Home Color CEO: The Tech Justifies the $41 Million

Color CEO: The Tech Justifies the $41 Million

Last night, an app called Color hit the app stores for both iOS and Android. It made a big splash for a number of reasons, not the least of which being its $41 million prelaunch funding. It has all-star founders who have a impressive track records. It launched days after, instead of before, uber tech conference SXSW. Unfortunately for the company, the app can offer a terrible experience for first-time users and appear absolutely useless to those outside of a densely packed, techie mecca like San Francisco or New York.

Let’s put all that aside for a moment, however, and look at how Color works, what it does, and why it could redefine mobile, location, and online social interaction. We took some time to talk with Color CEO Bill Nguyen this afternoon and asked him about the tech behind the most talked about app this side of SXSW and here’s what he had to say.

Color: Much More Than Photos

Color hit both the iTunes App Store and Android Marketplace last night, bringing with it the promise of real-time, proximity based photo sharing. Using something the company calls a “multi-lens,” the app “intelligently identifies nearby smartphones, whether at a local park or at a concert, using advanced proximity algorithms” and instantly shares photos, videos, comments and likes with them.

According to Nguyen, Color is built on some serious technology. The company has six patents pending and sees itself as “much more of a research company and a data mining company than a photo sharing site.”

As such, Nguyen explains that Color can ingest and analyze four times the amount of data than Google did in its early days. This, not a tech “bubble” or an early exit, justifies the $41 million investment.

“We have no interest whatsoever in being acquired,” said Nguyen. “This is purely what we need to operate. There are real data needs and real capital costs.”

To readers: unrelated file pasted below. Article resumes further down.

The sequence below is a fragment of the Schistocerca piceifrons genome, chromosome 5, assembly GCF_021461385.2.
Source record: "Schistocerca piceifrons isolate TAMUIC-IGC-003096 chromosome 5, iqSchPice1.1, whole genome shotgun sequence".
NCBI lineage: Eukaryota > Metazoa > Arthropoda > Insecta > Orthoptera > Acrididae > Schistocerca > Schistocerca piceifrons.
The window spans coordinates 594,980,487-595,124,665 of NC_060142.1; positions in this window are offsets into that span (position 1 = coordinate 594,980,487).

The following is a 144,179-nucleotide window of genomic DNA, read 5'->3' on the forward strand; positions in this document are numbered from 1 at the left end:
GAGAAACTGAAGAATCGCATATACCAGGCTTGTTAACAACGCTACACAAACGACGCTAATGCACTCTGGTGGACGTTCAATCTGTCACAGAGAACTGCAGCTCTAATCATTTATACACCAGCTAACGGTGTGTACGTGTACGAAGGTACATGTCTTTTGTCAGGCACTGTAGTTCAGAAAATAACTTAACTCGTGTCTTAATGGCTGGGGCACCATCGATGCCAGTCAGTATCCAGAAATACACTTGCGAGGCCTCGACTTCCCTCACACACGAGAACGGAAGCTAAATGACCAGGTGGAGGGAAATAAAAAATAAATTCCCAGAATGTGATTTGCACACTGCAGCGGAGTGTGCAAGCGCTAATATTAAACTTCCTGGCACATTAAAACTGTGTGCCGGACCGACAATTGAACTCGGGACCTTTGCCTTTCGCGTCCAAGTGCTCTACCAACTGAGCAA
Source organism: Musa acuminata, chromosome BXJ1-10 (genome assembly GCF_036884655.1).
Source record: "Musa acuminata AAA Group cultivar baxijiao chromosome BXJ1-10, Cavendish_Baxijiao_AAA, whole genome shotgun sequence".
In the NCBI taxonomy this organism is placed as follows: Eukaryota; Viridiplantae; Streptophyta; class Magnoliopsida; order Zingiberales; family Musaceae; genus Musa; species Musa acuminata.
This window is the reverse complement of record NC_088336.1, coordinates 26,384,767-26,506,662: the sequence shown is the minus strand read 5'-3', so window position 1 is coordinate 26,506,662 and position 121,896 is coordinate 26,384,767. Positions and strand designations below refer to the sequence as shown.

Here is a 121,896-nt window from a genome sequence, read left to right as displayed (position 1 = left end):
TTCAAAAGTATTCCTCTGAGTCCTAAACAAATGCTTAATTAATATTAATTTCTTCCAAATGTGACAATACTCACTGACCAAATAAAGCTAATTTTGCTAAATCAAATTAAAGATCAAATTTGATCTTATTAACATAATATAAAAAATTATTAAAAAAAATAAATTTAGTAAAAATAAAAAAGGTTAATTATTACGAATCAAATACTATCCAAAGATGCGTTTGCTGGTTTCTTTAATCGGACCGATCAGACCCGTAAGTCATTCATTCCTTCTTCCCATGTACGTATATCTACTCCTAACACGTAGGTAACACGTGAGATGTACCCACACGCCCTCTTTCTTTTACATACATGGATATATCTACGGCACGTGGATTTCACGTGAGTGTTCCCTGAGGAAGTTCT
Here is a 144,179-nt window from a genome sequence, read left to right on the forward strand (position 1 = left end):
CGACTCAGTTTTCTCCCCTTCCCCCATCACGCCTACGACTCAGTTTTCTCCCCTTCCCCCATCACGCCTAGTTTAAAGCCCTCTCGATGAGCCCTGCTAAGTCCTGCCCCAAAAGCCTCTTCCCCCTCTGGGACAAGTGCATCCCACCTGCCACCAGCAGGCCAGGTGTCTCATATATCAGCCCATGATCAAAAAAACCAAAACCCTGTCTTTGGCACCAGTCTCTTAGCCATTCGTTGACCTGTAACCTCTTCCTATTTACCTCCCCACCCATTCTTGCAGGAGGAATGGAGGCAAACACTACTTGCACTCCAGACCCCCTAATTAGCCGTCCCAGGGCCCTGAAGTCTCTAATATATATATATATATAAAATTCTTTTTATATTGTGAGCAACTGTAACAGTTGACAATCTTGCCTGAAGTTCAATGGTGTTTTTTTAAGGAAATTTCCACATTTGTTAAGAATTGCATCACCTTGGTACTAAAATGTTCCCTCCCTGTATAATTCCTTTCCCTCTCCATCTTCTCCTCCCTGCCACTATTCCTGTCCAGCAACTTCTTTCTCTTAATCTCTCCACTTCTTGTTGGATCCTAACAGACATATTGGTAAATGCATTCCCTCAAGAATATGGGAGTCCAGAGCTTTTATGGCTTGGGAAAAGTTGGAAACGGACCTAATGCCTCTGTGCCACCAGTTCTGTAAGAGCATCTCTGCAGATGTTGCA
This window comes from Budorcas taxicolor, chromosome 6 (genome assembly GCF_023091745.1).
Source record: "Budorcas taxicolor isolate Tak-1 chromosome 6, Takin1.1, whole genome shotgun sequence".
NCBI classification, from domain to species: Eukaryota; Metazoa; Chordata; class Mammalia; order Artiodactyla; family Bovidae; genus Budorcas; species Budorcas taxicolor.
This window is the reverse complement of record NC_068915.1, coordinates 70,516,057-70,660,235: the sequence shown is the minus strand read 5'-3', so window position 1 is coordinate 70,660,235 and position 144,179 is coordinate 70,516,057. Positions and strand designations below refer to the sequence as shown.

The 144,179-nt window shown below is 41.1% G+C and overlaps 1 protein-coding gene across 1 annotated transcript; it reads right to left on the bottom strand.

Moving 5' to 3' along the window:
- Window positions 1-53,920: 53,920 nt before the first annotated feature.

What does this tech offer? Among other things, a new way of looking at location and proximity that, while Nguyen wouldn’t speculate, could be used in any number of ways including creating a new way of online social interaction.

Research & Data Mining, You Say?

The pictures and videos you take using Color are much more than just that. They’re a piece of sharable media around which Color can collect and retain a number of different data points. When you take a picture or video, Color gathers a variety of information. It collects sound levels, Bluetooth readings, light readings, antenna strength, the time – even the direction you’re pointing your phone – and more and uses it all to determine your proximity to other users.

This leaves an obvious question – why not use GPS? This is where the tech we’ve been talking about comes in.

“Lots of people are trying to create location-based services and using GPS,” said Nguyen. “The problem with GPS is that it doesn’t work.”

Color does things differently by collecting these various data points from the phone’s sensors and then looking for proximity by looking for identical inaccuracies.

“When you open the camera, that’s our big moment,” explained Nguyen. “The information we capture in a very short window is probably not that accurate, but when you compare it to lots of other people and it’s identically inaccurate, they’re probably in the same place.”